The nondisclosure agreements Trump campaign employees had to sign cover a broad scope of individuals and entities, including Trump’s family, and have no time limit.
MANHATTAN (CN) — The Trump campaign had staffers sign unreasonably vague nondisclosure agreements, which extend forever in time and cover virtually any business associated with the Trump family, a federal judge said Tuesday, ruling that the agreement is unenforceable as it pertains for a former phone bank employee.
The ruling turns around the outcome for Jessica Denson, who first sued the campaign to elect Donald Trump for sexual harassment and discrimination in 2018.
That prompted arbitration in which it was determined that Denson violated nondisclosure rules by filing her complaint.
Although the Trump campaign was awarded $49,508 plus interest, a Manhattan federal court denied confirmation of the award, which was later vacated by a state appellate division.
Tuesday’s ruling concerns Denson’s class action suit that followed, seeking a judgment that the employment agreement she signed with the Trump campaign is void.
U.S. District Judge Judge Paul G. Gardephe granted summary judgment “to the extent that the Employment Agreement’s nondisclosure and nondisparagement provisions … will be declared invalid and unenforceable as to Denson.”
Gardephe, a George W. Bush appointee, addressed the employment agreement’s nondisclosure provision, finding it was not reasonably definite.
“As to the scope of the provision, it is — as a practical matter — unlimited,” the judge wrote in his 36-page opinion.
He noted that the confidential information section included 35 categories, many of them vague, like “personal life,” “relationships,” and “political and business affairs.”
“In short, the categories of ‘Confidential Information’ are sufficiently broad and vague to cover any information about President Trump and his family members,” Gardephe wrote.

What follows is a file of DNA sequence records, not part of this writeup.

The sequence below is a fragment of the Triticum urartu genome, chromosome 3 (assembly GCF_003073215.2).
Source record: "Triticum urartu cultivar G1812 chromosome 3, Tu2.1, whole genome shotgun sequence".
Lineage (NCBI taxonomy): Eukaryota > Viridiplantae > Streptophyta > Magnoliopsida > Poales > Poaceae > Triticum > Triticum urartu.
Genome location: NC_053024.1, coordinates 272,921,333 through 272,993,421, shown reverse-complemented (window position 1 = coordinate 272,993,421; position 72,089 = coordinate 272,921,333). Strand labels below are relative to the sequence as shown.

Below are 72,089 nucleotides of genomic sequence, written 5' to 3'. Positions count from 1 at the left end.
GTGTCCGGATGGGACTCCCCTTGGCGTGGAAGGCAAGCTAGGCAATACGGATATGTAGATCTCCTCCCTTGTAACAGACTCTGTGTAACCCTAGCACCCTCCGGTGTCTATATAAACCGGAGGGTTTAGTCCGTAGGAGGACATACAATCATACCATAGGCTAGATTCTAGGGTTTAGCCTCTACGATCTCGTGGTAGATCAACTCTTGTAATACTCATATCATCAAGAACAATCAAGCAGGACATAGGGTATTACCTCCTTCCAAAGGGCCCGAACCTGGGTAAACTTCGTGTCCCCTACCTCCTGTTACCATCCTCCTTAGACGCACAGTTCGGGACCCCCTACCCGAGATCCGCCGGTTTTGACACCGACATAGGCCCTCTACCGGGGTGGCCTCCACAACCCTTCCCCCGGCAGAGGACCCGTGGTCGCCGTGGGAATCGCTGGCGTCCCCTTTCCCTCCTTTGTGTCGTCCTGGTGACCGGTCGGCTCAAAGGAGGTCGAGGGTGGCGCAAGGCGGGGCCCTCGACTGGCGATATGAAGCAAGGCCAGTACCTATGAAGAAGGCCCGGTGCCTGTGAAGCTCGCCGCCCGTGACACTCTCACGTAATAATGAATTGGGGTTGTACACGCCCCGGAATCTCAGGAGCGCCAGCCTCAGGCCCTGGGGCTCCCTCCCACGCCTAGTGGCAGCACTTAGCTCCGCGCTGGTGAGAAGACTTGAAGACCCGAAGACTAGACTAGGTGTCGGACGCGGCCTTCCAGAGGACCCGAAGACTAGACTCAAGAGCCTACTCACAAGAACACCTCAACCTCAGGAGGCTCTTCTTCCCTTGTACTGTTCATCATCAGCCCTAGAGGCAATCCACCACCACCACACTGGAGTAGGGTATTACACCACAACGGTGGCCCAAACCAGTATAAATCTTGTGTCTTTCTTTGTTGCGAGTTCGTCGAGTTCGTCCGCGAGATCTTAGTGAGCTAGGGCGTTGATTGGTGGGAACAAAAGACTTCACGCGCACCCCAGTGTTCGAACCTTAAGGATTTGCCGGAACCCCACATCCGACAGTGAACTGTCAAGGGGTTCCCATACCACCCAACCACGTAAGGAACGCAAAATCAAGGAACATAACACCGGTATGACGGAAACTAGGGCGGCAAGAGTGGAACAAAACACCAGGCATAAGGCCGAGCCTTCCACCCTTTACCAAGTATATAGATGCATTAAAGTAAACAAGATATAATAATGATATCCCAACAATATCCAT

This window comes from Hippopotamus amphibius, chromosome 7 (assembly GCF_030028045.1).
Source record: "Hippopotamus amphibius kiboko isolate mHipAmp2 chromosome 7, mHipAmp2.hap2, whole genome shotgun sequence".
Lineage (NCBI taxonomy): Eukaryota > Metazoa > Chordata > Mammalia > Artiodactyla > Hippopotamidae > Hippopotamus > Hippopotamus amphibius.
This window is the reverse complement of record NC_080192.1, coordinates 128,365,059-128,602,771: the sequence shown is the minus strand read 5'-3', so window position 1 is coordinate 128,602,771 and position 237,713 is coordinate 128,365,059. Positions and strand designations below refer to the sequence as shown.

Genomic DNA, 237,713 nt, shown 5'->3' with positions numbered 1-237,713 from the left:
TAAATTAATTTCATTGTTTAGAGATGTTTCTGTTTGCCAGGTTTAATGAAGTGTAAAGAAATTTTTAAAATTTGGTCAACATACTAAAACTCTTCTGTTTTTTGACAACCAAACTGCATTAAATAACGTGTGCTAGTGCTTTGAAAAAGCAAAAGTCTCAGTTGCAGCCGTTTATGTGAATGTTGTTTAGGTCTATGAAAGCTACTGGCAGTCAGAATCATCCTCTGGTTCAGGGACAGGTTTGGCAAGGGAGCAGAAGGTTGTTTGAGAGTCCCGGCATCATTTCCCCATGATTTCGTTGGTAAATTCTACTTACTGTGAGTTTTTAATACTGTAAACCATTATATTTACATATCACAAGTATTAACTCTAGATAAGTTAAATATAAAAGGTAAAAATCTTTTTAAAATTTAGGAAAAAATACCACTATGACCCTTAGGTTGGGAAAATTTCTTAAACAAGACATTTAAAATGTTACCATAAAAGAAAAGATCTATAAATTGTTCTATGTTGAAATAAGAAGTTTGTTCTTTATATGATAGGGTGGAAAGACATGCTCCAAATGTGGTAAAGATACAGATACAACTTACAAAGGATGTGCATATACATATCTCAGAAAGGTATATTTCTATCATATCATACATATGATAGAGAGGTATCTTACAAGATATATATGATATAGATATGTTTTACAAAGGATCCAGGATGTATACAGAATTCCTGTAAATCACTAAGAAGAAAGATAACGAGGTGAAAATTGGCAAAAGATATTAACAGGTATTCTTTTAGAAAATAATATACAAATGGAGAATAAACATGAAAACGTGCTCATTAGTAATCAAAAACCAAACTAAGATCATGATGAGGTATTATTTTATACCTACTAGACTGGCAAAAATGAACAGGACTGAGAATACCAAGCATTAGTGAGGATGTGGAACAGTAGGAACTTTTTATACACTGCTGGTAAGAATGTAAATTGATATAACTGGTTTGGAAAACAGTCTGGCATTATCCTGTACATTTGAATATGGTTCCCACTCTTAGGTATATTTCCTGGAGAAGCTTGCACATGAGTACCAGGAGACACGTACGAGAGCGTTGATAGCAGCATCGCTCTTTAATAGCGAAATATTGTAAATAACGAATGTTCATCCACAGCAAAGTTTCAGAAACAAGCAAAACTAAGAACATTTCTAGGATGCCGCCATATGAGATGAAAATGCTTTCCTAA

The nondisclosure provision also did not spell out a time limit, continuing indefinitely, and it covered a broad scope of individuals and entities.
“The provision applies not only to President Trump and his family members — including unnamed spouses, children, and grandchildren,” Gardephe wrote, but also to any legal entity created partly for the benefit of, or controlled or owned by, Trump or any of his family members.
“President Trump himself is affiliated with more than 500 companies, and his family members may be affiliated with yet more,” Gardephe noted.
Speaking through Protect Democracy, one of the organizations backing her, Denson on Tuesday called the ruling in her favor “beautiful.”
“The former president and his campaign have been waging an all-out war on truth, aided in no small part by unfettered NDAs that bullied his workers into silence for eternity,” Denson said in a statement.
“Today’s beautiful ruling rebukes this unmitigated censorship,” she continued. “And I am so grateful that my years of trial have resulted in this illegal roadblock to transparency, accountability, and justice being struck down.”
Joe Slaughter, an attorney at Ballard Spahr LLP, one of the firms representing Denton, said the decision “underscores the limited purposes for which NDAs may be used in New York.”
“Organizations can use NDAs to protect legitimate trade secrets and confidential commercial information,” Slaughter said. “They cannot use unlimited NDAs to silence employees from ever uttering anything an employer dislikes.”
The parties are ordered to let the court know in a joint filing how they will proceed following the order. An attorney for the Trump campaign did not immediately respond to a request for comment.